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The Cypriot National Guard
Cypriot National Guard
(Greek: Εθνική Φρουρά, Ethnikí Frourá; Turkish: Milli Muhafız Ordusu), also known as the Greek Cypriot National Guard
Cypriot National Guard
or simply National Guard, is the combined arms military force of the Republic of Cyprus. This force consists of Air, Land, Sea and Special
Special
Forces elements, and is highly integrated with its first and second line reserves, as well as supporting civilian agencies and paramilitary forces. Greece
Greece
currently maintains a garrison in the Republic of Cyprus
Republic of Cyprus
under the designation Hellenic Force in Cyprus
Hellenic Force in Cyprus
(ELDYK), but this is not officially part of the Cyprus
Cyprus
military and primarily serves as a regimental-level influence for training and support of the National Guard. The northern part of the island remains occupied by the Turkish military since the Turkish invasion of Cyprus
Turkish invasion of Cyprus
in 1974.

Contents

1 History 2 Operational History 3 Ground Component

3.1 Current organisation 3.2 Early operational history (1963 - 1974) 3.3 Coup and invasion in 1974 3.4 Post-war revival (1974 - 2004)

4 Naval Component

4.1 Early Operational History (1963 - 1974) 4.2 Coup and Invasion in 1974

5 Air Component

5.1 Post War Revival (1974 - 2004) 5.2 European Union
European Union
Member Statehood (2004 - Present)

6 Special
Special
forces

6.1 Army 6.2 Navy

7 Military Equipment Inventory 8 Gallery 9 See also 10 References 11 External links

History[edit] The National Guard was established in 1964 as a force composed predominantly of ethnic Greeks, following the 1963–1964 breakdown of social and political relations between Greek and Turkish Cypriots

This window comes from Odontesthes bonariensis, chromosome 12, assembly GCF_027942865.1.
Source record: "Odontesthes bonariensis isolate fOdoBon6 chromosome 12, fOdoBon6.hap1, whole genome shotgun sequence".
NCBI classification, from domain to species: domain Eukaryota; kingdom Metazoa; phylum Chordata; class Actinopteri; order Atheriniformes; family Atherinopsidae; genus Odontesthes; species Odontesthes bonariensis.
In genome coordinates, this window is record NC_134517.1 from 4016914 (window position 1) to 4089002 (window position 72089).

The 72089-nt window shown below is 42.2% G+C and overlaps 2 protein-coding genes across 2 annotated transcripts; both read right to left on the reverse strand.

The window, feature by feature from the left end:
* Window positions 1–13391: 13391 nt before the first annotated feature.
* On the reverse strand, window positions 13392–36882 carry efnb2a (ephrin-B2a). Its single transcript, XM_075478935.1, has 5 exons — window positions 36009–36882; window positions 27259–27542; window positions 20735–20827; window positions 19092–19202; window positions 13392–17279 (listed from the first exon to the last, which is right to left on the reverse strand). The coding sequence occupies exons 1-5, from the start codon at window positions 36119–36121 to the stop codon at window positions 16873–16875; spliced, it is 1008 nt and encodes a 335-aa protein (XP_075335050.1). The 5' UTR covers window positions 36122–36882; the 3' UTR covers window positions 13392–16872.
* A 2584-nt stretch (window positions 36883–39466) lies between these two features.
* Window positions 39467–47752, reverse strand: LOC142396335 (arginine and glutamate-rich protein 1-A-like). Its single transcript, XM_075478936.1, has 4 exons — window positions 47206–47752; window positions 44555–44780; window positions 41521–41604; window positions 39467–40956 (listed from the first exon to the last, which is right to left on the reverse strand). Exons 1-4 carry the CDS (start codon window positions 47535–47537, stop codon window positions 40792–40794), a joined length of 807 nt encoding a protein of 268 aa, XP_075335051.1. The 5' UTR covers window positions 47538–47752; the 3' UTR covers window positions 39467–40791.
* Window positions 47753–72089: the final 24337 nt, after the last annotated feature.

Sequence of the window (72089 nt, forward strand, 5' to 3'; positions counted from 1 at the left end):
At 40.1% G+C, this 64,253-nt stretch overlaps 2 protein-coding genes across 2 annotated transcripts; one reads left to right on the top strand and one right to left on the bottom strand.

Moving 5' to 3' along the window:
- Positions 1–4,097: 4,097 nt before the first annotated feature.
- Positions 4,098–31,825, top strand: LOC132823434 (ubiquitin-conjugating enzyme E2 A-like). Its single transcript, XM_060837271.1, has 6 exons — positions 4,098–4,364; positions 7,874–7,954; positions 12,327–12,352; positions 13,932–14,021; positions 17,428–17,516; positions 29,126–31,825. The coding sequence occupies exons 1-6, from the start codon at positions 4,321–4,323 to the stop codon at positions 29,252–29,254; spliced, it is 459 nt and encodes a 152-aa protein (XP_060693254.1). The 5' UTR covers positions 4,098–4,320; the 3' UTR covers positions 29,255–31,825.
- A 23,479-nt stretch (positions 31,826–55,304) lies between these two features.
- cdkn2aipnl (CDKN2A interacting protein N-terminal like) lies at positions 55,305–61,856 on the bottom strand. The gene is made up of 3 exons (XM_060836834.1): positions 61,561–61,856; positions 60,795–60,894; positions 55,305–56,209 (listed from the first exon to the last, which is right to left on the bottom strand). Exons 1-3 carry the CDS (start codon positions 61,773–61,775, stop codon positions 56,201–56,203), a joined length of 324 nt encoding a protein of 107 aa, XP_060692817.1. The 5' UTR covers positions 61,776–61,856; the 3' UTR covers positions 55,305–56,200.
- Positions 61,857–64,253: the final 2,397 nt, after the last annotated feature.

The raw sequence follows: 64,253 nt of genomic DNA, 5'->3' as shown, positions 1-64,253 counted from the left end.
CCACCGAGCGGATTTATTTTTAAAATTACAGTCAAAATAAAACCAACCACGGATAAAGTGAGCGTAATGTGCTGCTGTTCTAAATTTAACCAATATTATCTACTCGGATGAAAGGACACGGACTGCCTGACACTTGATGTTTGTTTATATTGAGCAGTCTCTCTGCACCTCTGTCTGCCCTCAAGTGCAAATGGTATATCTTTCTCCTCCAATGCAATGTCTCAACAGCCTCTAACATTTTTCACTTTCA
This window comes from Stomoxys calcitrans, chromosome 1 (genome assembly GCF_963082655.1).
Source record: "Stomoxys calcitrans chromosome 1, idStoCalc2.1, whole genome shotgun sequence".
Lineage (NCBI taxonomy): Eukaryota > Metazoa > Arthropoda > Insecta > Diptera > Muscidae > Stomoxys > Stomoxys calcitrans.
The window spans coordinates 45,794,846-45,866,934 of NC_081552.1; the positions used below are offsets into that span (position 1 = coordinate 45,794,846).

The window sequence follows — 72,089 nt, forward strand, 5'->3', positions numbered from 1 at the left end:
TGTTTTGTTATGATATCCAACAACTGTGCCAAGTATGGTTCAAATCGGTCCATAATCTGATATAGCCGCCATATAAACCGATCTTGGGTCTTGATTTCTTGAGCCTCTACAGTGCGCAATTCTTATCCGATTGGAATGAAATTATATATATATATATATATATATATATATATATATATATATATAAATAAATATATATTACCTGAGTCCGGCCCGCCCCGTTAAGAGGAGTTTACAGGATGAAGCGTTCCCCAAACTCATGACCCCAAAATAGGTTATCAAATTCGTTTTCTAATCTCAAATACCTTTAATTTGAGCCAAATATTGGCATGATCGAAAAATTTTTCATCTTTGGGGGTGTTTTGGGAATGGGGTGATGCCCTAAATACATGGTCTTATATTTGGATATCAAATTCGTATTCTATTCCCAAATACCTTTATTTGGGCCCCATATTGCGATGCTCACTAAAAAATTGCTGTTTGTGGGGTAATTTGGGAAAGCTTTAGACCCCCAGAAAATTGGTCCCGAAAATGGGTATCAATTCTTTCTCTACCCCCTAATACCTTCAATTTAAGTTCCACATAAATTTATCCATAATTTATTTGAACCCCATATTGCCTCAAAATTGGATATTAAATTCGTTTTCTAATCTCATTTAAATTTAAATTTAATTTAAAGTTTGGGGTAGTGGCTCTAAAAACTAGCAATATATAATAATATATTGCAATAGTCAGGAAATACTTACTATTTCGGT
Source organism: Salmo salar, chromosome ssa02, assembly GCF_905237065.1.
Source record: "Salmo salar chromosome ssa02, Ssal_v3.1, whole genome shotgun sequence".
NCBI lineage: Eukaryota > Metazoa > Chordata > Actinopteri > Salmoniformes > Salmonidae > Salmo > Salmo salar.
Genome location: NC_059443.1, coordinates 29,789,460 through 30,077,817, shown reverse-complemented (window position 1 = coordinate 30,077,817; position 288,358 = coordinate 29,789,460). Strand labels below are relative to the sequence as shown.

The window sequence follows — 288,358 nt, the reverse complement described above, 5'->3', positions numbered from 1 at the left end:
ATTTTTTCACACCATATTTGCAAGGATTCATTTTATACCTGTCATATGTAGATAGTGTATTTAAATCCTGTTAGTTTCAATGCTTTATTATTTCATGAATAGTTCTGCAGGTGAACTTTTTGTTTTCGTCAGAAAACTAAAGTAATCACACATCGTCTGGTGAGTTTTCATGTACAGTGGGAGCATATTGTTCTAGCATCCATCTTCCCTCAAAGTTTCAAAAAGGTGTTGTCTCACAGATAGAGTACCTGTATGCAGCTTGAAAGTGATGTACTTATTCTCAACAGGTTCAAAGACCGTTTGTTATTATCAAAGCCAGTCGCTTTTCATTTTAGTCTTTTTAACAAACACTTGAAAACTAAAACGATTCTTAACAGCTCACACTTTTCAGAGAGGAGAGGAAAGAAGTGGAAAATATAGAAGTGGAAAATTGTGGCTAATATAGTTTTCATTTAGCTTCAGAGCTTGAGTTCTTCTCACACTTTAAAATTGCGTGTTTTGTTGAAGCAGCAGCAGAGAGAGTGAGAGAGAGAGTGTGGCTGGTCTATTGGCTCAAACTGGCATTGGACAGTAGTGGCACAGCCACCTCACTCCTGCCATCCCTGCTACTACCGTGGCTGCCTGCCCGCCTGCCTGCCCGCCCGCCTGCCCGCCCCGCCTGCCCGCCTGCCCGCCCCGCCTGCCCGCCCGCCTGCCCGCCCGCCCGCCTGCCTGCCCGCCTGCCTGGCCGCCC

Turkish Cypriots
on the island of Cyprus.[2] As outlined by the tripartite Treaty of Alliance (1960)[3] and defined by the early Constitution of 1960–1963, Cyprus
Cyprus
was entitled to an army of 2,000 men, to be made up of 60% Greek and 40% Turkish personnel. The first elected President of the Republic of Cyprus, Archbishop Makarios
Archbishop Makarios
III, proposed thirteen constitutional amendments to the 1960 constitution, which would have adjusted distribution of manpower and voting power for all civil and military services. This adjustment was aimed at giving greater representation and influence to the Greek Cypriot
Greek Cypriot
majority, which at the time formed around 82% of the island's indigenous population. Operational History[edit] The Cypriot National Guard
Cypriot National Guard
has been involved in multiple combat operations, all within Cyprus
Cyprus
territory.

In 1964, Cyprus
Cyprus
and Turkey engaged in direct confrontation during the Battle of Tylliria, as a result of civil warfare between Greek Cypriots and Turkish Cypriots. Greek Cypriot
Greek Cypriot
forces entered the Turkish enclave of Kokkina
Kokkina
in an effort to eliminate a Turkish beachhead, resulting in almost two weeks of fighting. In 1974, Turkey invaded Cyprus
Cyprus
intervening against a military coup by the Cyprus
Cyprus